Gatt9 wrote: The alternative is extremely boring. Combat becomes repetative and pointless, killing things becomes a monotonous exercise with no reason to do it because you've removed the reward from the event.
LOL. Why should you go around killing things if you don't need to? Meaning, if you're characters
don't need to.
You skipped putting a counter-arguement in there. Or more to the point, you strawmanned. When you handle my arguement, I'll respond to this.
Gatt9 wrote:Worse, you've just implemented a fully level-scaled game. You've put a finite cap on the experience with a obvious path through the game where you know the character's levels at every point. If the player could only do 6 quests before entering an area, you know exactly what level they'll be, and you put very level specific encounters there.
How is this bad
?? Why shouldn't the devs know exactly
where the players can and cannot go, instead of just throwing things haphazardly into the game? If you hate "obvious" stuff, the answer is more complex game mechanics
, not a bunch of random shit that may or may not be too easy, too difficult or impossible.
How is it bad? Play Oblivion or Mass Effect. Your level is irrelevant, because you'll always be walking from one safety-scissored encounter to another with no risk at all.
It's also quite trivial to design a game without knowing what level the player will be when he first encounters it. You determine the difficulty of the area/dungeon, and populate it appropriately.
Gatt9 wrote:You can't put those one-off ultra-challenging encounters in the game anymore either, because there's now no variation in levels, you can't work to try to be strong enough to defeat that one encounter, because it's just a finite progression.
Please explain to me why
you can't have these "ultra-challenging encounters" with level-scaling. LOL. This is just a poorly disguised way of saying you want to level grind until your character is a god. Come clean, Liar!
No. It's not.
Why can't you have them? Because you're fully level scaled. You can never put in a level 50 encounter if the maximum amount of experience in the game is level 10.
I'd also appriciate it if you'd not try calling me a liar, especially while failing to deal with my arguements and strawmanning.
Gatt9 wrote:Only gaining experience for quests is just a euphimism for level-scaling, it removes variability and makes combat largely unrewarding.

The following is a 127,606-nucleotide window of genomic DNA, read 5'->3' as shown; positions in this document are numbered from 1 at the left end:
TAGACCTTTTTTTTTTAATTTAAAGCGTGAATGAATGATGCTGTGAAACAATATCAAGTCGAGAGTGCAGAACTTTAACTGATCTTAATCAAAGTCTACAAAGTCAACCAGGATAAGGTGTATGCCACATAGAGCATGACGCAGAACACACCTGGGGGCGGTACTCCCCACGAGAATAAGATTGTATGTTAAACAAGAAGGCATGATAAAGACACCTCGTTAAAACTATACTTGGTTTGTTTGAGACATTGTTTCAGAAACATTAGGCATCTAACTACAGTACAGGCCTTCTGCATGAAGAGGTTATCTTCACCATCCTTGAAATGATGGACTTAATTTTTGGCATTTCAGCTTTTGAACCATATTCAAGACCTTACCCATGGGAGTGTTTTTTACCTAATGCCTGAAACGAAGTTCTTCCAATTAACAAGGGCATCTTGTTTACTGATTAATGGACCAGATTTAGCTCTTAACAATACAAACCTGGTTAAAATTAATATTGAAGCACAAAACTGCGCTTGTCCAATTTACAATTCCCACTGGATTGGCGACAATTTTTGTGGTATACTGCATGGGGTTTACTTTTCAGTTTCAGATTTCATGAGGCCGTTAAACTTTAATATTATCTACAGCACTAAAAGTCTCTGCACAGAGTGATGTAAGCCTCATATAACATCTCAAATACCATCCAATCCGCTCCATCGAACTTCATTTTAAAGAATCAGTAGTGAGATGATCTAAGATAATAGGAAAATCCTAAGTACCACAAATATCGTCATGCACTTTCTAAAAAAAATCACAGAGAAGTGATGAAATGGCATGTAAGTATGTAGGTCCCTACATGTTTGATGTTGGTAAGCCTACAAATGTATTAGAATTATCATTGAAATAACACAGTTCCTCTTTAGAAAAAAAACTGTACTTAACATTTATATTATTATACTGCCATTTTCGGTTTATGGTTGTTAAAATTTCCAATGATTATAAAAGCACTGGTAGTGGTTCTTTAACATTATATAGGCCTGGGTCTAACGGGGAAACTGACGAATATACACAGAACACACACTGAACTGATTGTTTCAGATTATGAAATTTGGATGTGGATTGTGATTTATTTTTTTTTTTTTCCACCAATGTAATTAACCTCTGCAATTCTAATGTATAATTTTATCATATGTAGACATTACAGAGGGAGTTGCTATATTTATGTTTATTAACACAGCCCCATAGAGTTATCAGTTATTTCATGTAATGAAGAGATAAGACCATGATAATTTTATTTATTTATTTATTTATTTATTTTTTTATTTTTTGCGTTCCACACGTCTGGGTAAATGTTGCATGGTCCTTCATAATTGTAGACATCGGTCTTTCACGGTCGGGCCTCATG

What do you mean by "variability"? LOL.
I think they should get rid of allocating stat points altogether, or at least have a low level cap.* Why should your
goal be gaining XP, if your characters' goals are entirely different? Ideally, they would implement a system that is tied to the story in more interesting ways than just gaining XP at the main plot points, which, on the flip side, would tie the character to the main plot points solely through XP gain, if you had no other systems in place. And this is why something like a timer/deadline on the "main quest" is so important in a "non-linear" game that features a lot of side quests. You can have your rewards for doing side quests, but there must be some sacrifice or risk to go along with it.
And so-called "risk" can't all
be in the player's imagination
*That is if you can replace complexity in the character stat sheet with other mechanics. As it is, character stats is the only
thing in these 20+ hour long CRPGS that require any long term
planning at all.
If anyone wants more explanation, see my post in this thread
What you just described is essentially an adventure game. You eliminated all of the character progression in favor of tieing it all into a narrative which gifts you the tools you need to progress to the next narrative point when the narrative needs you to have those skills.
You mean pointless other than loot, skill improvements, and plot advancement, right? Yeah, combat becomes pointless other than that. Basically, all you lose is the number that pops up at the end.
Loot in a level scaled system is level scaled, and unexciting, as Oblivion demonstrated quite readily. You don't get skill improvements if there's no xp for killing. Not every combat is plot based, if it is, the game is highly linear.
Also incorrect, based on wildly inaccurate and unfair assumptions. What level were you when you entered Quartz? I'll bet you weren't the same level as I was, because I skipped the missions a the Agricultural Center, Highpool, and the Rail Nomads' Camp. Guys, you need to stop basing your arguments on inaccurate assumptions about what Wasteland 2 is going to be, especially when your argument is based on inaccurate recollections of what Wasteland 1 was.
No. I'm not incorrect. Doesn't matter if you skipped the missions, those would be areas designed for either to be approached at a given level. You could go here, or you could go there. Just because something isn't a straight path, and has level equivalent branches, doesn't make level-scaling untrue.
You need to stop basing your arguements on false assumptions, and do the math. If there's finite experience, and it's handed out only at specific points, it's level scaled.
You're also wrong about what my arguements are based on. My arguements are based on simple math.
All I'll say here is that you probably need to play more games.
All I can say is I've played an order of magnitude more games than you have, and you need to sit down with a pen and paper, and write out the equations for what happens when you have a system with finite xp and variable xp.
Alternatively, you could just go play Might and Magic 1, and then play Obilivion. The difference is obvious.